Through the project, facilities such as Boulder County Jail are able to better identify inmates with a history of a traumatic brain injury and teach them how to cope with their cognitive deficits. Leeper's memory and concentration issues are classic symptoms of traumatic brain injury survivors, according to Dettmer. Other common symptoms include lack of impulse control and sensory overload.

Jail staff identify brain injury survivors by asking screening questions; those who test positive are then given a symptom questionnaire to pinpoint their cognitive deficits or neuropsychological impairments. The jail uses those results to help them learn coping mechanisms.

Leeper, who tested positive for a traumatic brain injury, says the diagnosis has helped him to better understand his injury and how it has changed his cognitive abilities.

"(Now that) the memory loss and the mental slowness have been diagnosed, it's just kind of freeing in a way. I don't judge myself as bad," Leeper says.

Additionally, inmates who are found to have had traumatic brain injuries are connected with the Brain Injury Alliance of Colorado (BIAC), a partner in Dettmer's project. BIAC assigns the inmates case managers, who help them reintegrate into society during their probation period.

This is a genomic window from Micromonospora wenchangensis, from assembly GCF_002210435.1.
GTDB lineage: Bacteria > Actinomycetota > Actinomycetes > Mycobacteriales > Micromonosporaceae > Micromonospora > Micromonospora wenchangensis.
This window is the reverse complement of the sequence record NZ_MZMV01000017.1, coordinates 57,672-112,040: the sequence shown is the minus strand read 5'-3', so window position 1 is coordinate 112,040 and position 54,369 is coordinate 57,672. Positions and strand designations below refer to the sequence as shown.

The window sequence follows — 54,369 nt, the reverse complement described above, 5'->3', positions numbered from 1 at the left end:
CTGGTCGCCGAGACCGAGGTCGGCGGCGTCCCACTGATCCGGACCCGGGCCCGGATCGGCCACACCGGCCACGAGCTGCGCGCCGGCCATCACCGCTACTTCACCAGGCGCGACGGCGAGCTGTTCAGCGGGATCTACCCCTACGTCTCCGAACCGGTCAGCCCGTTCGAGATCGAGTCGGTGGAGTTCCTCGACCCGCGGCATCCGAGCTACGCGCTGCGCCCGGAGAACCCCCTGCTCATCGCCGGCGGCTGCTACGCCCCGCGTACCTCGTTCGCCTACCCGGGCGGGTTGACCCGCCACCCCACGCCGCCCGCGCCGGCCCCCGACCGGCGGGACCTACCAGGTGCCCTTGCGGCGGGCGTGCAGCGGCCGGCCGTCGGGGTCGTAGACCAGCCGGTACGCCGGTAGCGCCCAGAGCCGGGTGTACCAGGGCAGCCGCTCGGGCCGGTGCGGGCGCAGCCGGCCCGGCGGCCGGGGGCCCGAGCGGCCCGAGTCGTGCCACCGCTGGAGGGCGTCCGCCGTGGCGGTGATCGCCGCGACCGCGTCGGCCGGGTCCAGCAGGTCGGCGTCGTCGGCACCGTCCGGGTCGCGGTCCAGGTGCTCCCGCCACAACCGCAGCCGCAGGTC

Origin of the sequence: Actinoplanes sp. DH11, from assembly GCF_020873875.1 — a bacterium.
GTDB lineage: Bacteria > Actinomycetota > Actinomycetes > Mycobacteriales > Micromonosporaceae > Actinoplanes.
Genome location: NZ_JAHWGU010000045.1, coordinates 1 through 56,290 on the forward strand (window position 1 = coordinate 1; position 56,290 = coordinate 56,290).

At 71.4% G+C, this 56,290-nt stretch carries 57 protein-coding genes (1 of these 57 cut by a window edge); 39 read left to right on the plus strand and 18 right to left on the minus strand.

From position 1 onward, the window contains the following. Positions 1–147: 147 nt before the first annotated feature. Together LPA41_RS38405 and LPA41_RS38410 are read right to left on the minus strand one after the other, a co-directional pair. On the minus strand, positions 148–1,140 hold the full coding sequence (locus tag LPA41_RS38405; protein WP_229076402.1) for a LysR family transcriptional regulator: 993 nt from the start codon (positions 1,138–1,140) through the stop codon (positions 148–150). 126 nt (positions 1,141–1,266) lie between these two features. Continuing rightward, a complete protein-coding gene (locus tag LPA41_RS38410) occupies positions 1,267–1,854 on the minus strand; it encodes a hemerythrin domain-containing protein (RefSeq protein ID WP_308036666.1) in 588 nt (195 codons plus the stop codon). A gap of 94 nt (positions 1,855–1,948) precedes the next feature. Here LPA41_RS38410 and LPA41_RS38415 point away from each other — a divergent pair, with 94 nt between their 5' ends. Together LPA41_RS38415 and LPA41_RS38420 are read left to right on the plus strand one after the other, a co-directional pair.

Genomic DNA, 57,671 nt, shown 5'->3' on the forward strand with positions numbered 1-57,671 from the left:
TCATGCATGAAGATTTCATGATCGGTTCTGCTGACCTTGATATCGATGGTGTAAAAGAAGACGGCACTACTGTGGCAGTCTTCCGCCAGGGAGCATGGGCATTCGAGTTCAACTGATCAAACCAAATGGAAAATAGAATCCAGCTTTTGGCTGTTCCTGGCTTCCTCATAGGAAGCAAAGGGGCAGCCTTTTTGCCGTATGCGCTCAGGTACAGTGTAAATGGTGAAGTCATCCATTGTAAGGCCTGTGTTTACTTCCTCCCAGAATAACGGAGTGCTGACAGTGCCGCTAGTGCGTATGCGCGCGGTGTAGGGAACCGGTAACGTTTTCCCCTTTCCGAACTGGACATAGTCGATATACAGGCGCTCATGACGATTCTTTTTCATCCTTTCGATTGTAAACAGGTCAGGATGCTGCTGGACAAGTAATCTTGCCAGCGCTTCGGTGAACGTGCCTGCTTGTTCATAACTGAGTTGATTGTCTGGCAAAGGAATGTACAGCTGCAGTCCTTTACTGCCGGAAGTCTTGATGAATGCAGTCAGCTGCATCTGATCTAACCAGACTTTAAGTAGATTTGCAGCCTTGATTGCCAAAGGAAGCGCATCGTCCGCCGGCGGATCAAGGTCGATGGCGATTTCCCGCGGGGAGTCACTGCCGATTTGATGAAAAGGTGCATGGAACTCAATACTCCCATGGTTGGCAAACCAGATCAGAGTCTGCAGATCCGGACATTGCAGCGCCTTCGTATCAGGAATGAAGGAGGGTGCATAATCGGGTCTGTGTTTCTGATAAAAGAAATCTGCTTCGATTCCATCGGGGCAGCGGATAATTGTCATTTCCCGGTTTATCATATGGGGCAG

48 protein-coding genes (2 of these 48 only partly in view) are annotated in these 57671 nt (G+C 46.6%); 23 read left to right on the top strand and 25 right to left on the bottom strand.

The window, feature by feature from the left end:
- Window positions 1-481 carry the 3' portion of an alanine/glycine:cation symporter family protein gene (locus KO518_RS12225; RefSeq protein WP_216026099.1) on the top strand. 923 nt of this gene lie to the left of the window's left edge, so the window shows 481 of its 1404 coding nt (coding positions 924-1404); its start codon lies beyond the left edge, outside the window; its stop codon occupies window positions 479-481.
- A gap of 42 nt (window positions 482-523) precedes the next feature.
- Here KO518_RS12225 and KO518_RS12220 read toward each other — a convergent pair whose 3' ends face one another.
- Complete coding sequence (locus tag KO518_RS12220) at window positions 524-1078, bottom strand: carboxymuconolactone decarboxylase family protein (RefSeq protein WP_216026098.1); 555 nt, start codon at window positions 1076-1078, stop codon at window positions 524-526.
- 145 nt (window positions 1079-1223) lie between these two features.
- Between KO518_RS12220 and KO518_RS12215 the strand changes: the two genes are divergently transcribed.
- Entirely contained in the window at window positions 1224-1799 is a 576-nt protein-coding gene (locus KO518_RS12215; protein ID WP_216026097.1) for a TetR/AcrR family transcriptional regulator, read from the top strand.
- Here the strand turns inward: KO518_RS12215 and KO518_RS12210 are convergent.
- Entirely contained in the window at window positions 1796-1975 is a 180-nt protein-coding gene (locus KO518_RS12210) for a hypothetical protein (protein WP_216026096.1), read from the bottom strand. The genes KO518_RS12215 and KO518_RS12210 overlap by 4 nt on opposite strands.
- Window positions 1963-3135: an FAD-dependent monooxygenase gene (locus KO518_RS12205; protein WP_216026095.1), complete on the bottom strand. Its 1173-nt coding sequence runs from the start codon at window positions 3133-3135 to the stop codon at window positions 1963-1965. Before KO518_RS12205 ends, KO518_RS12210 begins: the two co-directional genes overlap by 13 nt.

Boulder County Jail also recently implemented a psychoeducation course, which a few sites working with Mindsource - Brain Injury Network have tested so far. The course is facilitated by Christopher Heins, who supervises the facility's Jail Education and Transition program, and two of his colleagues.

Cells are seen at the boulder county jail

Through the Mindsource - Brain Injury Network, facilities such as Boulder County Jail are able to better identify inmates with traumatic brain injuries and teach them how to cope with their cognitive deficits. (BRETT ZIEGLER FOR USN&WR)

The curriculum is designed to help inmates better understand their condition, how it impacts their life, and how they can overcome the obstacles they face, Heins says. The classes are structured in a way that keeps the students focused, using traditional teaching methods as well as videos and interactive exercises. In one part of Heins' first class, which was on emotional regulation, participants were able to share their own experiences.